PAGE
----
Thanks for the comment Sarah. Yes I’ve read ‘Female Chauvinist Pigs’ and loved it! I can really resonate with what you say and your experience of work with young women. I have also found that very often young women opt for beauty stuff and ‘chick flicks’ in open youth work. I guess for me, and it sounds like you, youth work has to start from where young people are and like you say then you can look to challenge values etc. I have done ‘pamper’ type things with girls at their request, but then facilitated discussion on some of the key ‘feminist themes’ – i.e. objectification. Also I have tried to do things that have a little twist like a ‘fair-trade fashion show’ which enables young women to do beauty things but also helps them to explore issues of global poverty.
      I don’t think we should force girls to do things like play pool – these things are so entrenched in my opinion that for many young women things like that just aren’t on their radar- but I think it’s worth being purposeful in trying them to rethink and broaden their horizons. I really like the chill-out space you described – sounds brilliant. Ownership for me is the key to all of this. Keep up the fantastic work : )

  8. Nicky Gleeson August 22, 2011 at 12:35 pm #

    Hi Ruth,

    i picked up your link through Sally Coleman on FB.

    your spot on.

    • ruthwells August 22, 2011 at 7:36 pm #

      Thanks Nicky – Glad you enjoyed it : )

  9. Laura Anne August 22, 2011 at 4:23 pm #

    Soooo with you – that’s why I’m planning on returning back to voluntary youth work with the Girl Guide Association.

    Bring on the camping, the learning, the fundraising for charities THEY choose to fundraise for, the climbing, go-karting and all the rest. 🙂

    • ruthwells August 22, 2011 at 7:36 pm #

      I think uniformed organisations have a lot to teach us and Im so glad you are planning a return to working with young people. Enjoy the tree-climbing!! : )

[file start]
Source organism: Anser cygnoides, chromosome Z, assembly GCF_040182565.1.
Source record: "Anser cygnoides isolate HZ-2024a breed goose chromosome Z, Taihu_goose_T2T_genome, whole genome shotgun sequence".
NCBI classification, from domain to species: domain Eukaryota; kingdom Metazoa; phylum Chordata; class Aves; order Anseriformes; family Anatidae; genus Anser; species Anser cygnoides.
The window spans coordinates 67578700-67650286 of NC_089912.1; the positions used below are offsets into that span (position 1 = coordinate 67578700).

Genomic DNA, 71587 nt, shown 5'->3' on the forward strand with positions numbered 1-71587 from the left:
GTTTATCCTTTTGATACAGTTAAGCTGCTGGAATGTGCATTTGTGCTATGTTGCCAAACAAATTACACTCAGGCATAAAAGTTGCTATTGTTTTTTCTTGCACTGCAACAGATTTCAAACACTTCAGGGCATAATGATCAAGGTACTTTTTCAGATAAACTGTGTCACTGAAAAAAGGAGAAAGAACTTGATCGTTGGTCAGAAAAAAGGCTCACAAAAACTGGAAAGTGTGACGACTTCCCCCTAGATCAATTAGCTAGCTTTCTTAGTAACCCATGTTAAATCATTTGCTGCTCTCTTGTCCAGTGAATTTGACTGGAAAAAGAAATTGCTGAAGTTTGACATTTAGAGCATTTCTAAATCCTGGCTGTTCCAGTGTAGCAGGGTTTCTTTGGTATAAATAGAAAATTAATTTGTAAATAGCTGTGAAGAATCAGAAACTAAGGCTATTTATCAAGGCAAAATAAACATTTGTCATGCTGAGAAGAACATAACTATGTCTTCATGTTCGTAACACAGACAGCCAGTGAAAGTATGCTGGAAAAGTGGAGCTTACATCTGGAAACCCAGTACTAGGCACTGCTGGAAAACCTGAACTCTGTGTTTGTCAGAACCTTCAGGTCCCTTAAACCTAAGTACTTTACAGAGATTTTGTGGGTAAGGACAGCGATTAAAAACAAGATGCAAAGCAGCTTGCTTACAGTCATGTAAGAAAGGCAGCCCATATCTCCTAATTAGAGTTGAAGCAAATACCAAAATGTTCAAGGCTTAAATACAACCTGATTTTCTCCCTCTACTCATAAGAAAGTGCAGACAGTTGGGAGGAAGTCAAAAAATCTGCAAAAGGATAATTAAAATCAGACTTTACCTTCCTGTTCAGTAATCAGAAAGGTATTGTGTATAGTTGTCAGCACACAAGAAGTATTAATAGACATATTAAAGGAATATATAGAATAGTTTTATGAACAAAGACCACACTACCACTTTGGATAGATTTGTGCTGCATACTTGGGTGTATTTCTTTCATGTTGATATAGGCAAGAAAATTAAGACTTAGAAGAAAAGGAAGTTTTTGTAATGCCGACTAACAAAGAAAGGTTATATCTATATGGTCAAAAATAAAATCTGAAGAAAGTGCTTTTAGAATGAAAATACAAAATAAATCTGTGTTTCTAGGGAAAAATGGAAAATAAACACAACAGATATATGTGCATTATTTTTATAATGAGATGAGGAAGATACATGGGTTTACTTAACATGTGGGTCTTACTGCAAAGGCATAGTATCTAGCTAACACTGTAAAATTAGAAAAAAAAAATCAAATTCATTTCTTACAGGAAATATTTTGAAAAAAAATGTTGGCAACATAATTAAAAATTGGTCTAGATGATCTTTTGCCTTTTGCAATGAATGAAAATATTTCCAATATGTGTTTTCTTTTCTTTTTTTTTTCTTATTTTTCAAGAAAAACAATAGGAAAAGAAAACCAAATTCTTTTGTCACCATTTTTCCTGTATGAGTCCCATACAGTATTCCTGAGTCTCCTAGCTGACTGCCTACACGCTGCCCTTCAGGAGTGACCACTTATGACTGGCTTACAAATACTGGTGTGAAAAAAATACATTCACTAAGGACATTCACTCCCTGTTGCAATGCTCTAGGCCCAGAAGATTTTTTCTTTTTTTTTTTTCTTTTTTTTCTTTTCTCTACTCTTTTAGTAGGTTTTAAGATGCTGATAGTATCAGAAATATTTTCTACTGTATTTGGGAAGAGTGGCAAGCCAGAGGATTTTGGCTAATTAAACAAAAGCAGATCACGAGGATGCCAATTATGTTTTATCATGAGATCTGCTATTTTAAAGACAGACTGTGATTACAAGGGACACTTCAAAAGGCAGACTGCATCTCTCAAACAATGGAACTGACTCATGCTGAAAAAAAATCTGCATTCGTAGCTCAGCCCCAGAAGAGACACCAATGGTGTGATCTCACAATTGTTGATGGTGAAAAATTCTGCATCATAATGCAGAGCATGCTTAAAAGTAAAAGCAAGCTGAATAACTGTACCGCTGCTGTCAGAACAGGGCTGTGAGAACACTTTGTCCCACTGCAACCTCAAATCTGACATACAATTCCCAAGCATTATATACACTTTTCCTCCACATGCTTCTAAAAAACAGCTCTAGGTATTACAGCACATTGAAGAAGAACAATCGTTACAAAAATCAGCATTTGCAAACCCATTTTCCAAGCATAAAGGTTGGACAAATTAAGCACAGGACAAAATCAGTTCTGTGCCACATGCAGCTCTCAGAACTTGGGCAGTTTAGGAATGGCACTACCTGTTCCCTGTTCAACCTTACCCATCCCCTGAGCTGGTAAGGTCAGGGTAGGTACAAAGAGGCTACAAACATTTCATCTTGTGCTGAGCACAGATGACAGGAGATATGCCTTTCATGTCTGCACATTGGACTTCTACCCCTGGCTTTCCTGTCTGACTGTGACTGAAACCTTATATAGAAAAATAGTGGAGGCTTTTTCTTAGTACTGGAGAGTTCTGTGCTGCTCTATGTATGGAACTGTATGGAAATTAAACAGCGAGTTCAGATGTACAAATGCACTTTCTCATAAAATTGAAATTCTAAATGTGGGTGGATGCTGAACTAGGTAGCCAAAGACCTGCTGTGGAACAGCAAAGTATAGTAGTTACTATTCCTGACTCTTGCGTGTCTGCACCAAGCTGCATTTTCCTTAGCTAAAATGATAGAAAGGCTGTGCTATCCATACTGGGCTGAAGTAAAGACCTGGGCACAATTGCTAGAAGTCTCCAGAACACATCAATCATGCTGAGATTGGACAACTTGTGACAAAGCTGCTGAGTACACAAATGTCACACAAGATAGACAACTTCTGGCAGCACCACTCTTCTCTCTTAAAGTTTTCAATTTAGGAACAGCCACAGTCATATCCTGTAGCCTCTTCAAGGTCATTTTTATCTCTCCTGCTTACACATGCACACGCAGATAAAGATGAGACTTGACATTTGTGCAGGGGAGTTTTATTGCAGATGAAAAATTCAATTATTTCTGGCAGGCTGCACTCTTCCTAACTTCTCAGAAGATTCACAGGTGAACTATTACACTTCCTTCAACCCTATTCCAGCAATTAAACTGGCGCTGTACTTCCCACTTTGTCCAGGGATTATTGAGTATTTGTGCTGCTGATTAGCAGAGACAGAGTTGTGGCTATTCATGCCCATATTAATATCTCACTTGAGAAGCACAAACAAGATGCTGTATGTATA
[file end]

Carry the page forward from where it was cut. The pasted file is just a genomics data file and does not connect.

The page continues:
10. serena August 23, 2011 at 11:08 am #

    Here via Sophia Network. I work with Brownies, girls aged 7-10, and we notice this behaviour even at that age. We try to encourage them to be active, decisive, and a little bit mad … I’m sure they wouldn’t be half as free with boys present.

    I agree with some of the commenters that it’s about HOW you include these activities. I sit on the fence with pampering evenings etc – I got fed up with them being the ONLY “girls’ night” thing ever offered at church, while the boys ate curry and drank beer (things I enjoy), but I do enjoy a little pampering every now and then. We used one in a very positive way with our Brownies – we treated them on Valentine’s Day, rather than let them spend the whole evening worrying about who had the most cards and was therefore the most popular (as I’m sure happened all day at school). However, even then, the emphasis was on fun and silliness – we made our own face mask from bananas, yoghurt and porridge, and it was VERY messy!

    So yes, a thorny issue. Pampering as a treat, maybe. But as the only way to talk about self-worth? What about brains, character, all of those things?!

    • ruthwells August 24, 2011 at 7:30 pm #

      Thanks for the comment Serena – lots of great points. It is indeed a thorny issue, really interested in the idea about valentine’s day and treats – good ideas – thanks! : )

      • serenaeta August 24, 2011 at 7:40 pm #

        You’re welcome. Thanks for articulating a lot of things that need saying about how we treat young women.

  11. ruthgb September 16, 2011 at 10:21 am #

    Thanks for this Ruth – it’s a great honer of thought and, I hope, focus and action for those of us passionate about young women discovering who they are and whose they are! We’ve seen both positive and negative results from our ‘oasis’ zone at various GB events and local groups. For me there’s a huge challenge about the conversation moving from ‘me’ the clone consumer to ‘me’ the amazingly conceived and created young woman with a vision and purpose beyond ‘me’. Let’s not settle for a ministry that encourages conforming, but be passionate to see lives transformed …..in, thru and beyond the beauty zone! Bring it on